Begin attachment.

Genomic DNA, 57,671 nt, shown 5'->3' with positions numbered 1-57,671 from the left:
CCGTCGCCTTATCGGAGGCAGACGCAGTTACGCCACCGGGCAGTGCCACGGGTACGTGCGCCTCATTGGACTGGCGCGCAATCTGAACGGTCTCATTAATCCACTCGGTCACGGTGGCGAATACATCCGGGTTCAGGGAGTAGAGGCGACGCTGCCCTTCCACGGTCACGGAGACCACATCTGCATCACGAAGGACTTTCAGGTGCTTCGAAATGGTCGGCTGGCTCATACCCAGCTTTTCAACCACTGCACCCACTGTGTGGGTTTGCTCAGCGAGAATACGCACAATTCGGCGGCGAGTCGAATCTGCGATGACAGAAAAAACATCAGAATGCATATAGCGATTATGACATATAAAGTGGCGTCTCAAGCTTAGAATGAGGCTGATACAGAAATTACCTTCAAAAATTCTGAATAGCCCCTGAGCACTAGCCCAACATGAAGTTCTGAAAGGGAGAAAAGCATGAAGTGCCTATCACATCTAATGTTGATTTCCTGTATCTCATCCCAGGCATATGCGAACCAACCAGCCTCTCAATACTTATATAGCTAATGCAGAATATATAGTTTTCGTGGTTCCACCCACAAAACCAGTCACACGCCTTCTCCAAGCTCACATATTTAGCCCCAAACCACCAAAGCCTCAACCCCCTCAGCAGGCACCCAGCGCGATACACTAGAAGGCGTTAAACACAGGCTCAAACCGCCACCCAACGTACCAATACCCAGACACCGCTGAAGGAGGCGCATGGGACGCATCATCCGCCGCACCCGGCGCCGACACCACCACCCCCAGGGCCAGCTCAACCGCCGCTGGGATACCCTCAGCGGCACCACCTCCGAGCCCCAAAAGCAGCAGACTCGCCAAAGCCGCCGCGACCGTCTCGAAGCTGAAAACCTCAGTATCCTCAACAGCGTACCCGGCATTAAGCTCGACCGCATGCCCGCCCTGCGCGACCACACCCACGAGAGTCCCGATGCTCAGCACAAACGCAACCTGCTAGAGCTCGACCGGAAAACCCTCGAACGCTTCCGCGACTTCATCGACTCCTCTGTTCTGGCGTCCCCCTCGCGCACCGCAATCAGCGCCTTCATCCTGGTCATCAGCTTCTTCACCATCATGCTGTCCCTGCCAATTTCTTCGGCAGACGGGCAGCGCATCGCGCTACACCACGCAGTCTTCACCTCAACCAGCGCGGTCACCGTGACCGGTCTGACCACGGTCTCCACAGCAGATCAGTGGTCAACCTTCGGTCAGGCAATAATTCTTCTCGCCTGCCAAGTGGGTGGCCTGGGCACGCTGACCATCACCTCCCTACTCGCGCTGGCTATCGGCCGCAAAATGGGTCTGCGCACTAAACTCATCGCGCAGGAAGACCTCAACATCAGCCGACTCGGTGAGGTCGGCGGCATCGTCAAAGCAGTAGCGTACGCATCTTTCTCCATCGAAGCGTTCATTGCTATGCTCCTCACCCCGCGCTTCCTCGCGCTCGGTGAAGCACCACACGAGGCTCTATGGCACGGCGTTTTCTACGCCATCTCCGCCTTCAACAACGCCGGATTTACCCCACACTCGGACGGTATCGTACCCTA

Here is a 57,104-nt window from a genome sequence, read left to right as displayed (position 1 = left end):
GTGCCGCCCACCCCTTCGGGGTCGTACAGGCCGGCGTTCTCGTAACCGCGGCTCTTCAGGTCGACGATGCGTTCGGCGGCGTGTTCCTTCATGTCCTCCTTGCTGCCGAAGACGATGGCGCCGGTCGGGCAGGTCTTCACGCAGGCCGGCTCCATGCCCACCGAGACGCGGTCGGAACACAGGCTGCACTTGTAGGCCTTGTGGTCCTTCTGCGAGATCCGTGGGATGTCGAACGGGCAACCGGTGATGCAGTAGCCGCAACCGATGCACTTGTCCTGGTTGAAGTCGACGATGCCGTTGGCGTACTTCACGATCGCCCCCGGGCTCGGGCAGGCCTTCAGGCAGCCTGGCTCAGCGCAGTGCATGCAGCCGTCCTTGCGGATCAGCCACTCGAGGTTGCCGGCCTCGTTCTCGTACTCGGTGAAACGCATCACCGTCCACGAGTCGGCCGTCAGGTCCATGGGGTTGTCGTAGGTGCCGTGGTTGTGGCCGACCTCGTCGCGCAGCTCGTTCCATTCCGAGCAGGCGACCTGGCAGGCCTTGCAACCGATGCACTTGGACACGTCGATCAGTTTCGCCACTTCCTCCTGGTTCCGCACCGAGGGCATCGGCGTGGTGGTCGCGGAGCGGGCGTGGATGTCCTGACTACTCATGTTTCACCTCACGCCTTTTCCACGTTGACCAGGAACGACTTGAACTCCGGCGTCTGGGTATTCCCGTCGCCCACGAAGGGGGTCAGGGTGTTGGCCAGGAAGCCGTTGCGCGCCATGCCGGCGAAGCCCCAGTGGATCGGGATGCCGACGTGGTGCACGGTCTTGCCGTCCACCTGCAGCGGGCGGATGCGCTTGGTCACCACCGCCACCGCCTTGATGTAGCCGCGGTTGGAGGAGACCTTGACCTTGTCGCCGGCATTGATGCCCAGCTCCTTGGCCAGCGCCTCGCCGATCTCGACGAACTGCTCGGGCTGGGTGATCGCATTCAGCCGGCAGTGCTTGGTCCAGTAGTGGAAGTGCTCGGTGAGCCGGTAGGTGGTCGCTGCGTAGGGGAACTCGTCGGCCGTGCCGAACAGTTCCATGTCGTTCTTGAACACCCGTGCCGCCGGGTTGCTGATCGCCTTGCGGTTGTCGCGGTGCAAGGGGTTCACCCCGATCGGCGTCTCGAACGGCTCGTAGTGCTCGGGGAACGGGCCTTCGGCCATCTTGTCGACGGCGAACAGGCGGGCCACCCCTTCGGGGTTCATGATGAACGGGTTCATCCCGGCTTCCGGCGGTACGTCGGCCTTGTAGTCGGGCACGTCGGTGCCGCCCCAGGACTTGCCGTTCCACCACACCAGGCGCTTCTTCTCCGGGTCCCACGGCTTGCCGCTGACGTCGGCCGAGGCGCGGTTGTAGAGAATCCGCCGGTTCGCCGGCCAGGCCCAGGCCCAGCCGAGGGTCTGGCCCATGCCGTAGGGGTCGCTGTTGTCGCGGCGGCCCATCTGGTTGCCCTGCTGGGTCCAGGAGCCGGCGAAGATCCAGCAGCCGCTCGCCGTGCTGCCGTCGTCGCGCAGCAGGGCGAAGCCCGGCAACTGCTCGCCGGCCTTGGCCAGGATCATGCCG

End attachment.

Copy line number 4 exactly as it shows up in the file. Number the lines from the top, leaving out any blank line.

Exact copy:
GTGCCGCCCACCCCTTCGGGGTCGTACAGGCCGGCGTTCTCGTAACCGCGGCTCTTCAGGTCGACGATGCGTTCGGCGGCGTGTTCCTTCATGTCCTCCTTGCTGCCGAAGACGATGGCGCCGGTCGGGCAGGTCTTCACGCAGGCCGGCTCCATGCCCACCGAGACGCGGTCGGAACACAGGCTGCACTTGTAGGCCTTGTGGTCCTTCTGCGAGATCCGTGGGATGTCGAACGGGCAACCGGTGATGCAGTAGCCGCAACCGATGCACTTGTCCTGGTTGAAGTCGACGATGCCGTTGGCGTACTTCACGATCGCCCCCGGGCTCGGGCAGGCCTTCAGGCAGCCTGGCTCAGCGCAGTGCATGCAGCCGTCCTTGCGGATCAGCCACTCGAGGTTGCCGGCCTCGTTCTCGTACTCGGTGAAACGCATCACCGTCCACGAGTCGGCCGTCAGGTCCATGGGGTTGTCGTAGGTGCCGTGGTTGTGGCCGACCTCGTCGCGCAGCTCGTTCCATTCCGAGCAGGCGACCTGGCAGGCCTTGCAACCGATGCACTTGGACACGTCGATCAGTTTCGCCACTTCCTCCTGGTTCCGCACCGAGGGCATCGGCGTGGTGGTCGCGGAGCGGGCGTGGATGTCCTGACTACTCATGTTTCACCTCACGCCTTTTCCACGTTGACCAGGAACGACTTGAACTCCGGCGTCTGGGTATTCCCGTCGCCCACGAAGGGGGTCAGGGTGTTGGCCAGGAAGCCGTTGCGCGCCATGCCGGCGAAGCCCCAGTGGATCGGGATGCCGACGTGGTGCACGGTCTTGCCGTCCACCTGCAGCGGGCGGATGCGCTTGGTCACCACCGCCACCGCCTTGATGTAGCCGCGGTTGGAGGAGACCTTGACCTTGTCGCCGGCATTGATGCCCAGCTCCTTGGCCAGCGCCTCGCCGATCTCGACGAACTGCTCGGGCTGGGTGATCGCATTCAGCCGGCAGTGCTTGGTCCAGTAGTGGAAGTGCTCGGTGAGCCGGTAGGTGGTCGCTGCGTAGGGGAACTCGTCGGCCGTGCCGAACAGTTCCATGTCGTTCTTGAACACCCGTGCCGCCGGGTTGCTGATCGCCTTGCGGTTGTCGCGGTGCAAGGGGTTCACCCCGATCGGCGTCTCGAACGGCTCGTAGTGCTCGGGGAACGGGCCTTCGGCCATCTTGTCGACGGCGAACAGGCGGGCCACCCCTTCGGGGTTCATGATGAACGGGTTCATCCCGGCTTCCGGCGGTACGTCGGCCTTGTAGTCGGGCACGTCGGTGCCGCCCCAGGACTTGCCGTTCCACCACACCAGGCGCTTCTTCTCCGGGTCCCACGGCTTGCCGCTGACGTCGGCCGAGGCGCGGTTGTAGAGAATCCGCCGGTTCGCCGGCCAGGCCCAGGCCCAGCCGAGGGTCTGGCCCATGCCGTAGGGGTCGCTGTTGTCGCGGCGGCCCATCTGGTTGCCCTGCTGGGTCCAGGAGCCGGCGAAGATCCAGCAGCCGCTCGCCGTGCTGCCGTCGTCGCGCAGCAGGGCGAAGCCCGGCAACTGCTCGCCGGCCTTGGCCAGGATCATGCCG